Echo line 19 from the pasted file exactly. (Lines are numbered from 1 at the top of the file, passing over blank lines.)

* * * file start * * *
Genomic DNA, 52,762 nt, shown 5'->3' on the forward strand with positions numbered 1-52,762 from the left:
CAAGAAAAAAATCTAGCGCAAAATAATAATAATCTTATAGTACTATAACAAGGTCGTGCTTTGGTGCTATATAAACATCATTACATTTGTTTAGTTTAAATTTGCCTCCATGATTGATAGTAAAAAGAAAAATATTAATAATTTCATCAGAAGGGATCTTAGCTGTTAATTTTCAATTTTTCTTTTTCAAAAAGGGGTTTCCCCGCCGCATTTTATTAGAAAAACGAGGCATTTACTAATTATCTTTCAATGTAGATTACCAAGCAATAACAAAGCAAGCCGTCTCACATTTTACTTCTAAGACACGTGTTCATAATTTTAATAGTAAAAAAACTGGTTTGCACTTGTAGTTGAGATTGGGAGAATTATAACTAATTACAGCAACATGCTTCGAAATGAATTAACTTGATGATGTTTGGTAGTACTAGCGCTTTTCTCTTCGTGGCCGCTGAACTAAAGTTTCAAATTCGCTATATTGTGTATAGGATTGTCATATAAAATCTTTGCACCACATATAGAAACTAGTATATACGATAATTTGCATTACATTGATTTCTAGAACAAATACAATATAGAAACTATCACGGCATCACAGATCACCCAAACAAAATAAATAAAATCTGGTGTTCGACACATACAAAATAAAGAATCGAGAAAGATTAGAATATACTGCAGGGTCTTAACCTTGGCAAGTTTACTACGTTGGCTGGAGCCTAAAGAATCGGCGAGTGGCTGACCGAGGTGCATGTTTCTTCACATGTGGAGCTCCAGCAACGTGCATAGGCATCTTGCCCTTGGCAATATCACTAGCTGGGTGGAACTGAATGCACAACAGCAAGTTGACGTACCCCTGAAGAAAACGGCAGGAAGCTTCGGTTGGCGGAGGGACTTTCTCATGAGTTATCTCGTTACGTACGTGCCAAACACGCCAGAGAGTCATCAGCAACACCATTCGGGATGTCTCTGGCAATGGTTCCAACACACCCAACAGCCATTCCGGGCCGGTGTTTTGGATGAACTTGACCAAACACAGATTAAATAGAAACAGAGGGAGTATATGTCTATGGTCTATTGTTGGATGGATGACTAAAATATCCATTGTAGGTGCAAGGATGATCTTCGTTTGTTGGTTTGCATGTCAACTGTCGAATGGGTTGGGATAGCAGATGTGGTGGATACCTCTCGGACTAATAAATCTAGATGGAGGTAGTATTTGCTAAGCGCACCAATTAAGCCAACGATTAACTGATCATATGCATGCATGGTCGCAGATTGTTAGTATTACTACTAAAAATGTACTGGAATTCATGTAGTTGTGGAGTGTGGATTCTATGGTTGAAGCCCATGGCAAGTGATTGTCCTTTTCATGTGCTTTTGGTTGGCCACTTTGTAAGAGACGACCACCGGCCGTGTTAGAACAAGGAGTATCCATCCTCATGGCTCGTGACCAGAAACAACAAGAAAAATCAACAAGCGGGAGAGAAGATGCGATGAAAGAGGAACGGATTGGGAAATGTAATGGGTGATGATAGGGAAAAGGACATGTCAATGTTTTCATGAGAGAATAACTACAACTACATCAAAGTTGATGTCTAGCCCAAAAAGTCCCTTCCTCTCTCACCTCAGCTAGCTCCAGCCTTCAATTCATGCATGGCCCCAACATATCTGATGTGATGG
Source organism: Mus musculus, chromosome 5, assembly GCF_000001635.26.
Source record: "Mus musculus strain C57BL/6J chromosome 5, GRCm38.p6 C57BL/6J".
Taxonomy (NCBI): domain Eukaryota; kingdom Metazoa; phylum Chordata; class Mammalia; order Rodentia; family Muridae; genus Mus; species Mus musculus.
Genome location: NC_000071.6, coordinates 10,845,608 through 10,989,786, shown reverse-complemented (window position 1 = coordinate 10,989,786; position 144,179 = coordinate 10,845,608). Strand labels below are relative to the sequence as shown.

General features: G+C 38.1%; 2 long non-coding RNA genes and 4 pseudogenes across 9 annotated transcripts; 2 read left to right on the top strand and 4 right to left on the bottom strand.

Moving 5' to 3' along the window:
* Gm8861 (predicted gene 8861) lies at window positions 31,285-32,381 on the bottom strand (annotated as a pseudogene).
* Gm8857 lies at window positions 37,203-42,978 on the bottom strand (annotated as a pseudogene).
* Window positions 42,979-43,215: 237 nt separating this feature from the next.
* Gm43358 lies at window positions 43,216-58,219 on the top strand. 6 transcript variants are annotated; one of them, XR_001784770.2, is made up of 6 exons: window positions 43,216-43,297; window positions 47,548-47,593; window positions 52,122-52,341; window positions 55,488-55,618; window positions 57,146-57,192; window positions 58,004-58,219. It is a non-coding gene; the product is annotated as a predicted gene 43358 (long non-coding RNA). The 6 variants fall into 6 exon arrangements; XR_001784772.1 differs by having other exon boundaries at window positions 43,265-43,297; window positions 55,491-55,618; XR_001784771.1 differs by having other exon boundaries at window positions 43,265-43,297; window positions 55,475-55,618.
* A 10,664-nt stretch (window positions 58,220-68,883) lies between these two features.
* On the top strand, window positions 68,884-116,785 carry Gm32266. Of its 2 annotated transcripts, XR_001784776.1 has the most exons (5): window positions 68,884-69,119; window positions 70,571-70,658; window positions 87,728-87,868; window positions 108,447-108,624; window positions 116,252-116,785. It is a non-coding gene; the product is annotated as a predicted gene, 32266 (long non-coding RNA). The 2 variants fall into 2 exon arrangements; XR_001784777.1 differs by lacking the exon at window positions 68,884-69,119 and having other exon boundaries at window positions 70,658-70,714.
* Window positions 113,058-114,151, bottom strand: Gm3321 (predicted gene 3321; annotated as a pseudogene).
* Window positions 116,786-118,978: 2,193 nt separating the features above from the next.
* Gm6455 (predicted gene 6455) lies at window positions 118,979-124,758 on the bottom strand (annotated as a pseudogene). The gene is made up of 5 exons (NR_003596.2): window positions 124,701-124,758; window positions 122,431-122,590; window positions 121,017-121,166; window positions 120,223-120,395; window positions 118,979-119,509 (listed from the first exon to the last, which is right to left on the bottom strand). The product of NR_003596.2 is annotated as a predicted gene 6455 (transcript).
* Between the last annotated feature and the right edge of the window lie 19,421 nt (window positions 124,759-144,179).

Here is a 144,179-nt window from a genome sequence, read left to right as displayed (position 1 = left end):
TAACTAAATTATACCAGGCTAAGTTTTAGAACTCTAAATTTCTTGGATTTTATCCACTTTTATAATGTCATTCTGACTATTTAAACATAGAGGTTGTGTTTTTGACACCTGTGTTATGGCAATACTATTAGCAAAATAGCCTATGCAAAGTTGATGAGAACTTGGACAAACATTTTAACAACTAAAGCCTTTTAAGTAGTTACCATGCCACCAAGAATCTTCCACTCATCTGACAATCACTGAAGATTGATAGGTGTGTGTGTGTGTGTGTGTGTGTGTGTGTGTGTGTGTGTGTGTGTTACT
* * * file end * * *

Here is a 144,179-nt window from a genome sequence, read left to right as displayed (position 1 = left end):